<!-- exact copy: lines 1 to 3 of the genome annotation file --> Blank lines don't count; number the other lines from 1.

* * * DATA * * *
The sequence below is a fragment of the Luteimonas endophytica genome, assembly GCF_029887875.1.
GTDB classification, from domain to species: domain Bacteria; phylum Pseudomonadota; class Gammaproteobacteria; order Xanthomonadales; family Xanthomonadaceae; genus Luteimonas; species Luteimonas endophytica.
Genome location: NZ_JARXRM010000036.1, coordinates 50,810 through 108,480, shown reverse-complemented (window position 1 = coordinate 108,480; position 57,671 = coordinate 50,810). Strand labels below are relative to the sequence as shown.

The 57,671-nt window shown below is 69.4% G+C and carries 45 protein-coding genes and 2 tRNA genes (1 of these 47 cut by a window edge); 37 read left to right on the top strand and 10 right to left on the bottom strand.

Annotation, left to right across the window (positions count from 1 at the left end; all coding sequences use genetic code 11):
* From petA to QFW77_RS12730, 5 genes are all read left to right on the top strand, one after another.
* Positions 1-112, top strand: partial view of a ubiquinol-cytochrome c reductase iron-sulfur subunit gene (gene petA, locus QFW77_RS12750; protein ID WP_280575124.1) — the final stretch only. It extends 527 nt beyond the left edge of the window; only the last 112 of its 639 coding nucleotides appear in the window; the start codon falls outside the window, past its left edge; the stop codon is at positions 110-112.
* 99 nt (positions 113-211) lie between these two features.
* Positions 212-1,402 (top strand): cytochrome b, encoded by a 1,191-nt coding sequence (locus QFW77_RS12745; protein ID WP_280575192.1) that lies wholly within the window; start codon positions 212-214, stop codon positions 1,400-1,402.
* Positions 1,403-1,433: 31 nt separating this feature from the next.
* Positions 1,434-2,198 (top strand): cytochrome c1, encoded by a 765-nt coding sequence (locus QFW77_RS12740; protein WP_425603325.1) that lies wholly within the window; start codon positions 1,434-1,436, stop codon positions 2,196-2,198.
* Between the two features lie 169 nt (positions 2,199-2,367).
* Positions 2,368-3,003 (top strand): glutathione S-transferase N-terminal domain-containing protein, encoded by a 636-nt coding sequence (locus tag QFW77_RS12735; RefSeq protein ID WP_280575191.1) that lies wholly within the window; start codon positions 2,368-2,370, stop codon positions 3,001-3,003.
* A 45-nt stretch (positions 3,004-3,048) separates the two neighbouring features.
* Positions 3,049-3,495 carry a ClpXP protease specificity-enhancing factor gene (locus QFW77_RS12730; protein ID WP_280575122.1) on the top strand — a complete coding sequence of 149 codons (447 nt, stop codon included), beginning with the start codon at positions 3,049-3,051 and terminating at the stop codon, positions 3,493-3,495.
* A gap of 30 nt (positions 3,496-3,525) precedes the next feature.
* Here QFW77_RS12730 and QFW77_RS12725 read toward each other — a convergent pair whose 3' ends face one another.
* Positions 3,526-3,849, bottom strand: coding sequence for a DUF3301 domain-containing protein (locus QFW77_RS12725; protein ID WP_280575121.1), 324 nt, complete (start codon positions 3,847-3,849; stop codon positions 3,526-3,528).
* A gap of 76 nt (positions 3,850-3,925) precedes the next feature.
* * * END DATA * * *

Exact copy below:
The sequence below is a fragment of the Luteimonas endophytica genome, assembly GCF_029887875.1.
GTDB classification, from domain to species: domain Bacteria; phylum Pseudomonadota; class Gammaproteobacteria; order Xanthomonadales; family Xanthomonadaceae; genus Luteimonas; species Luteimonas endophytica.
Genome location: NZ_JARXRM010000036.1, coordinates 50,810 through 108,480, shown reverse-complemented (window position 1 = coordinate 108,480; position 57,671 = coordinate 50,810). Strand labels below are relative to the sequence as shown.